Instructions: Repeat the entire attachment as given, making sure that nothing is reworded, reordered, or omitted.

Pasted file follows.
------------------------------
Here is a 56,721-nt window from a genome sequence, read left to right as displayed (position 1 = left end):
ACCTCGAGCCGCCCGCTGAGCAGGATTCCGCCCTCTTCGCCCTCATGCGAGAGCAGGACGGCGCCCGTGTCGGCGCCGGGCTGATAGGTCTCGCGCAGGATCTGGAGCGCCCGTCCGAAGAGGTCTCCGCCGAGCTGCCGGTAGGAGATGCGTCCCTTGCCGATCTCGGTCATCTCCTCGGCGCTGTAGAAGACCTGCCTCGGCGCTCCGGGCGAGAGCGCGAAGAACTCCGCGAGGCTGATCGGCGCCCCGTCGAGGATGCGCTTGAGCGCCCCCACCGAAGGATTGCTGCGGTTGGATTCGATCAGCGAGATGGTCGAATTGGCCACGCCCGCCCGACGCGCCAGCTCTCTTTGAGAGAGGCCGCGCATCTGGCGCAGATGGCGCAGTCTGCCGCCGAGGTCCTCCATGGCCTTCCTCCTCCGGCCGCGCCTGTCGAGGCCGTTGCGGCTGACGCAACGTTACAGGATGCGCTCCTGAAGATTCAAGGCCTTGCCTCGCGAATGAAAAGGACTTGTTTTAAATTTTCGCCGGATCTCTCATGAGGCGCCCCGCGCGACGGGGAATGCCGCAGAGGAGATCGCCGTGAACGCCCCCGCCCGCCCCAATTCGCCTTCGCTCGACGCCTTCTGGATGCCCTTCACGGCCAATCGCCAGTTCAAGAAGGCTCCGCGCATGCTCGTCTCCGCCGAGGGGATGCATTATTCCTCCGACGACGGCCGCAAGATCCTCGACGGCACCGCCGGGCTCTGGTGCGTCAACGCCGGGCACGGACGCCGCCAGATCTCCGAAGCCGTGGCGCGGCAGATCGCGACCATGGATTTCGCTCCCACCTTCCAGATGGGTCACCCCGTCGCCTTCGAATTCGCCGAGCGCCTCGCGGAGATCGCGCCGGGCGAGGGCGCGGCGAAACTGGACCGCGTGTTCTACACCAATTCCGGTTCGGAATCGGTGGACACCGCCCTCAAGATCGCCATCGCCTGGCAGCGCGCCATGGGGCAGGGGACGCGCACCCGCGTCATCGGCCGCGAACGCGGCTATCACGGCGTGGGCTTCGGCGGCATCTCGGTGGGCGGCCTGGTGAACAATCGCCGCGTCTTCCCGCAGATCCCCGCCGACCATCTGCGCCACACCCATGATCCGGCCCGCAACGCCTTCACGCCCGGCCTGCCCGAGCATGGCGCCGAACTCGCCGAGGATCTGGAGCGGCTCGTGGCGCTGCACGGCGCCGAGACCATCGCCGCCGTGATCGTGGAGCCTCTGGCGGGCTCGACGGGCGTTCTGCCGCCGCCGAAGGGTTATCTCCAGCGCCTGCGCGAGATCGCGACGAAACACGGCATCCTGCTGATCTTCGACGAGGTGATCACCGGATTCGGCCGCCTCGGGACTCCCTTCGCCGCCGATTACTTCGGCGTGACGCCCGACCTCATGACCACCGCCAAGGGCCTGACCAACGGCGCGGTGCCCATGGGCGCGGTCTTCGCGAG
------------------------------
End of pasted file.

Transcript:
Here is a 56,721-nt window from a genome sequence, read left to right as displayed (position 1 = left end):
ACCTCGAGCCGCCCGCTGAGCAGGATTCCGCCCTCTTCGCCCTCATGCGAGAGCAGGACGGCGCCCGTGTCGGCGCCGGGCTGATAGGTCTCGCGCAGGATCTGGAGCGCCCGTCCGAAGAGGTCTCCGCCGAGCTGCCGGTAGGAGATGCGTCCCTTGCCGATCTCGGTCATCTCCTCGGCGCTGTAGAAGACCTGCCTCGGCGCTCCGGGCGAGAGCGCGAAGAACTCCGCGAGGCTGATCGGCGCCCCGTCGAGGATGCGCTTGAGCGCCCCCACCGAAGGATTGCTGCGGTTGGATTCGATCAGCGAGATGGTCGAATTGGCCACGCCCGCCCGACGCGCCAGCTCTCTTTGAGAGAGGCCGCGCATCTGGCGCAGATGGCGCAGTCTGCCGCCGAGGTCCTCCATGGCCTTCCTCCTCCGGCCGCGCCTGTCGAGGCCGTTGCGGCTGACGCAACGTTACAGGATGCGCTCCTGAAGATTCAAGGCCTTGCCTCGCGAATGAAAAGGACTTGTTTTAAATTTTCGCCGGATCTCTCATGAGGCGCCCCGCGCGACGGGGAATGCCGCAGAGGAGATCGCCGTGAACGCCCCCGCCCGCCCCAATTCGCCTTCGCTCGACGCCTTCTGGATGCCCTTCACGGCCAATCGCCAGTTCAAGAAGGCTCCGCGCATGCTCGTCTCCGCCGAGGGGATGCATTATTCCTCCGACGACGGCCGCAAGATCCTCGACGGCACCGCCGGGCTCTGGTGCGTCAACGCCGGGCACGGACGCCGCCAGATCTCCGAAGCCGTGGCGCGGCAGATCGCGACCATGGATTTCGCTCCCACCTTCCAGATGGGTCACCCCGTCGCCTTCGAATTCGCCGAGCGCCTCGCGGAGATCGCGCCGGGCGAGGGCGCGGCGAAACTGGACCGCGTGTTCTACACCAATTCCGGTTCGGAATCGGTGGACACCGCCCTCAAGATCGCCATCGCCTGGCAGCGCGCCATGGGGCAGGGGACGCGCACCCGCGTCATCGGCCGCGAACGCGGCTATCACGGCGTGGGCTTCGGCGGCATCTCGGTGGGCGGCCTGGTGAACAATCGCCGCGTCTTCCCGCAGATCCCCGCCGACCATCTGCGCCACACCCATGATCCGGCCCGCAACGCCTTCACGCCCGGCCTGCCCGAGCATGGCGCCGAACTCGCCGAGGATCTGGAGCGGCTCGTGGCGCTGCACGGCGCCGAGACCATCGCCGCCGTGATCGTGGAGCCTCTGGCGGGCTCGACGGGCGTTCTGCCGCCGCCGAAGGGTTATCTCCAGCGCCTGCGCGAGATCGCGACGAAACACGGCATCCTGCTGATCTTCGACGAGGTGATCACCGGATTCGGCCGCCTCGGGACTCCCTTCGCCGCCGATTACTTCGGCGTGACGCCCGACCTCATGACCACCGCCAAGGGCCTGACCAACGGCGCGGTGCCCATGGGCGCGGTCTTCGCGAG